JOHANNESBURG — Only nine African countries have met a target of vaccinating 10 percent of their populations against Covid-19 by the end of September, the World Health Organization said on Thursday — a statistic that illustrates how far the continent is lagging behind global vaccination rates.
The W.H.O. set the benchmark this year, as part of a push for every country to vaccinate at least 40 percent of its people by the end of 2021.
Just 4 percent of Africa’s population is fully vaccinated, with “still a long way to go” to reach the end-of-year target, Dr. Richard Mihigo, the W.H.O.’s program coordinator for vaccine development in Africa, told a news conference on Thursday.
Of the nine countries that met the goal, several have relatively small populations, including the island nations of Mauritius and the Seychelles, which have fully vaccinated two-thirds of their residents.
Although the infection rate in Africa has generally remained lower than in other continents, the low levels of inoculation increase the risk that new variants could emerge as the virus continues to circulate, experts said.
The W.H.O. has reliable data for 52 of the 54 African countries — Eritrea has supplied no statistics, and Tanzania only partial figures. About half have vaccinated less than 3 percent of their residents, including many of the most populous, like Nigeria, Congo, Kenya and Uganda.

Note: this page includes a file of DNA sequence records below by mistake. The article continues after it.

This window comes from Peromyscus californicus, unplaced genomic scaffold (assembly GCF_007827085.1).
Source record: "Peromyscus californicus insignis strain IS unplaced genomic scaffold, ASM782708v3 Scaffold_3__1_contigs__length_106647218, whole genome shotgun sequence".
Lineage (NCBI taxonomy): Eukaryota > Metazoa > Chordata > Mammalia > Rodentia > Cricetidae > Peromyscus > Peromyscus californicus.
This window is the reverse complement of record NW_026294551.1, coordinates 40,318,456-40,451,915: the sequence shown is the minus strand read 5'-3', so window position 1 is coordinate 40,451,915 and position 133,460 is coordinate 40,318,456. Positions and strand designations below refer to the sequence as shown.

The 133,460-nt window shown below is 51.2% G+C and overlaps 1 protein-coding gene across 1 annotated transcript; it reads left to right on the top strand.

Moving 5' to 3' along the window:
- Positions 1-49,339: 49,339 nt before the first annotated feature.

The continent has suffered from vaccine shortages, made worse by a shortfall in deliveries from the global vaccine-sharing initiative, Covax. Wealthy countries that pledged to support the initiative have given it only a fraction of the promised doses.
The majority of Covid-19 shots administered around the world so far have been given in high-income and upper-middle-income countries. The pattern has been the same in Africa, where countries with more advanced economies, including South Africa, Morocco and Botswana, have outpaced their poorer neighbors.
“In Africa, the major issue has been a supply issue rather than a demand issue,” Dr. Mihigo said, adding that vaccine hesitancy has been an issue “here and there.” The W.H.O. said it was working to identify bottlenecks in countries where limited technical capacity to deliver vaccines has hampered inoculation campaigns.
The African countries that have had the most success acquired doses through several channels, including initiatives like Covax and the Africa Vaccine Acquisition Trust as well as direct purchases from manufacturers and donations.
For Eswatini, a landlocked monarchy in southern Africa, a July donation of more than 300,000 Johnson & Johnson vaccine doses from the U.S. government was “a game-changer,” said Fortunate Bhembe, an official with the country’s ministry of health.
The country has also purchased about 400,000 doses of the Pfizer-BioNTech vaccine. Together with more than 100,000 doses expected from Covax later this year, they are intended for use in children ages 12 to 16, Ms. Bhembe said.